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Moms praise Kapiolani for babies' success


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POSTED: Tuesday, August 25, 2009

Preemie/Prodigy

— By Cassidy Kearney

One day during the fourth month of pregnancy, my blood pressure soared, and I had swelling of the legs. My doctor told me that I would have to come into the hospital for a checkup. When I arrived at Kapiolani Hospital, my blood pressure went even higher, and the doctor told me that I might lose my child. I was kept overnight, and in the morning my blood pressure had returned to normal. I was told to take it easy, rest more and watch my weight.

The toxemia and no weight gain placed Michael under stress, and there was concern about whether he would survive. The doctor informed me that if the baby did survive, he would be developmentally slow. The doctor induced labor. After 37 hours Michael was born, almost two months premature, on Jan. 18, 1984. He weighed in at 4 pounds, 2 ounces, and was 13 inches long.

I began to notice Michael doing things that were out of the ordinary sequence in the typical child's development around 5 months of age. He began to use three- to four-word sentences. Michael was precocious. By the age of 10 months, Michael knew his numbers and letters, and could read 30 product names from seeing television commercials. What he was learning from the television proved to me that Michael was not developmentally slow as predicted. It was the first indication of how wrong the doctors were.

When he was 5 years old, Michael enrolled simultaneously in Nova Independent High School and San Marin High School, both in Novato, Calif. At Nova he was assigned an independent-study high school teacher who arranged for books and tests. At San Marin High School he took algebra and French. He finished the entire California High School curriculum in one year.

The following year, at the age of 6, Michael enrolled as a full-time college student at Santa Rosa Junior college. Four years later, on June 5, 1994, my 10-year-old, Michael Kevin Kearney, became the youngest college graduate in world history. According to the Guinness Book of Records, Michael bested the previous youngest college graduate by nearly a year and a half.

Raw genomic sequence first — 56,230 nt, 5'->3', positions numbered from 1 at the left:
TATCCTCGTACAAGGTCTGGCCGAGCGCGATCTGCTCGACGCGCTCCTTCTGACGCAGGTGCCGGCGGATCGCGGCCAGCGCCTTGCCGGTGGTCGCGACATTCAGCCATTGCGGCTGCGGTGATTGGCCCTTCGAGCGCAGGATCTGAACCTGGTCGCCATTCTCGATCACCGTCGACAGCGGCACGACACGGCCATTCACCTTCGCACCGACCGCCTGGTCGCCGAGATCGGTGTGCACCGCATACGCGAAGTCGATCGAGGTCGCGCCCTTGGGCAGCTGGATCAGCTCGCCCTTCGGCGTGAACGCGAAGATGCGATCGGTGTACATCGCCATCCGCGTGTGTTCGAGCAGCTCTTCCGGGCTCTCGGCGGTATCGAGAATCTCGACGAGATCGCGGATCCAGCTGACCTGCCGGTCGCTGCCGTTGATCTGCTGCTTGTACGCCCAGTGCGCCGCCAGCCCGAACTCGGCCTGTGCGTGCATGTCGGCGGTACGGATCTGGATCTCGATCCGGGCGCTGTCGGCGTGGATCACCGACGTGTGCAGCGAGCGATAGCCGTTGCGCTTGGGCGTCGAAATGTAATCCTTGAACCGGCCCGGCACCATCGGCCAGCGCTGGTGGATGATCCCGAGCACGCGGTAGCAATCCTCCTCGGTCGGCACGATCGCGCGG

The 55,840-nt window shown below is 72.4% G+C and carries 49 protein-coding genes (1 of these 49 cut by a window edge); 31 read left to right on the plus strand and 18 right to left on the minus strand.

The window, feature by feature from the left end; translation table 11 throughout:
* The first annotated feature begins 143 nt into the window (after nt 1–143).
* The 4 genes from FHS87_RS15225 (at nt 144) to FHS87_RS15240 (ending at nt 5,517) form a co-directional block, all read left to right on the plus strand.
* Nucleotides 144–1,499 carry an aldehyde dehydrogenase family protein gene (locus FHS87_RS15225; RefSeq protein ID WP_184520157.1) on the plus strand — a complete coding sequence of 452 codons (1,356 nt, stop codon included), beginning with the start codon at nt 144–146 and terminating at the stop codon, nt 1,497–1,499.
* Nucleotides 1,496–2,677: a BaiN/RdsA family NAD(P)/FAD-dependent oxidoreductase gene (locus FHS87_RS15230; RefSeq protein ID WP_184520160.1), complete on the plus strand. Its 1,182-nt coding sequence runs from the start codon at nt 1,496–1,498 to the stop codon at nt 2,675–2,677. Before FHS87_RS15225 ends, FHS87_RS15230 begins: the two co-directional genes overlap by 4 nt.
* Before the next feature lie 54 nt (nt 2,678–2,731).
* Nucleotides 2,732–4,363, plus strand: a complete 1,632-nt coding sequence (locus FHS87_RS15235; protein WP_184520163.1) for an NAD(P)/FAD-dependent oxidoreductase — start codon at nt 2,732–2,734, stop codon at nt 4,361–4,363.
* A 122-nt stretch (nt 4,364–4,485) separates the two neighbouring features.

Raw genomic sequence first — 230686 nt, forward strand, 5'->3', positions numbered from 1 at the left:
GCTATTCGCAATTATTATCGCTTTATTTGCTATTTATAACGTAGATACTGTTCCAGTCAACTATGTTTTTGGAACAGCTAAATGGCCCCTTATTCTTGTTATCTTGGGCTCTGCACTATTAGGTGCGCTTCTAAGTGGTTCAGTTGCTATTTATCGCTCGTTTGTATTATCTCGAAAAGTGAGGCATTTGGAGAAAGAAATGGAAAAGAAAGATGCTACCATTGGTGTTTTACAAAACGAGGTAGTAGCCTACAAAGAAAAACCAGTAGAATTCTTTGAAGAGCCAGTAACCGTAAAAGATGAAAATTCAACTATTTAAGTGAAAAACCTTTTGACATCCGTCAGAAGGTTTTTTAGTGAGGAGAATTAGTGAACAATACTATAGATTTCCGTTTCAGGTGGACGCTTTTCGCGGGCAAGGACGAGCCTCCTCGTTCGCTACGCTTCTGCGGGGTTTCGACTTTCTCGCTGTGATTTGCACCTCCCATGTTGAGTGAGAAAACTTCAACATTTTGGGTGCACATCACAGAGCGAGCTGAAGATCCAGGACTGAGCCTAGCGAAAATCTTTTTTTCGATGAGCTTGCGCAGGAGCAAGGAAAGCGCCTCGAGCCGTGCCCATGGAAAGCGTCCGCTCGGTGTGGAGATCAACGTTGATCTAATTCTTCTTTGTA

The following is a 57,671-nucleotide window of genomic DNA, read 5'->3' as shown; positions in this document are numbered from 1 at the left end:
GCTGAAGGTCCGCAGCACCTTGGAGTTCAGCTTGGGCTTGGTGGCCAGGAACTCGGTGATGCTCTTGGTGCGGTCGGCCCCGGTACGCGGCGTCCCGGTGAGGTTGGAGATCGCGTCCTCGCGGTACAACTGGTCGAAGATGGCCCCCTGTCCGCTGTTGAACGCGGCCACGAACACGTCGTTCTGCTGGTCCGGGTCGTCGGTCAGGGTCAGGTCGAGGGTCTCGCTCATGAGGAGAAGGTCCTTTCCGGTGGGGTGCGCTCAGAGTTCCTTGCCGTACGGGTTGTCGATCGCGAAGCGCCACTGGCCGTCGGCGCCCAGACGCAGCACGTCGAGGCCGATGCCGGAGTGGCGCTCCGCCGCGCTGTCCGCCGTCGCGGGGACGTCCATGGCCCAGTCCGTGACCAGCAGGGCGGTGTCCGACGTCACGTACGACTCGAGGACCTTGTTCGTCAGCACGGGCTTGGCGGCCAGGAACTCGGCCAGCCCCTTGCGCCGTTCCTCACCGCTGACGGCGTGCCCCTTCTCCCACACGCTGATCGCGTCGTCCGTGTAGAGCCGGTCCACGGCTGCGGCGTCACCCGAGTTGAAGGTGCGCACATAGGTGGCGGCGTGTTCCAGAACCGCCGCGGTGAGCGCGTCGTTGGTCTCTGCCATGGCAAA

That was pretty good for a child who was almost two months premature and supposed to be developmentally slow. I think he had the best care possible.

 

Ashlyn, born 28 weeks premature

— By Tiffany Sera

I was born at Kapiolani 30 years ago, and so were my children. My son Tanner, now 6, had excellent care there, as did my family when our second son (Carter) was born at only 22 weeks, took one breath and did not survive.

Our daughter, Ashlyn, was also born at Kapiolani, at 28 weeks premature. Ashlyn had complications and was in the NICU and intermediate care for six weeks before coming home to us. In the NICU, Ashlyn received ultimate care by knowledgeable and caring doctors and nurses who assisted in her every need. They fed her, held her, changed her, cleaned her and offered us support in every way possible.

Throughout the six weeks, the staff kept us updated daily and even called when a milestone was reached. To us, that goes above and beyond what's expected.

Now, 2 1/2 years since Ashlyn's birth, she's healthy, happy and very loved ... thanks in part to Kapiolani. That's our Kapiolani story, and we are ever grateful for them.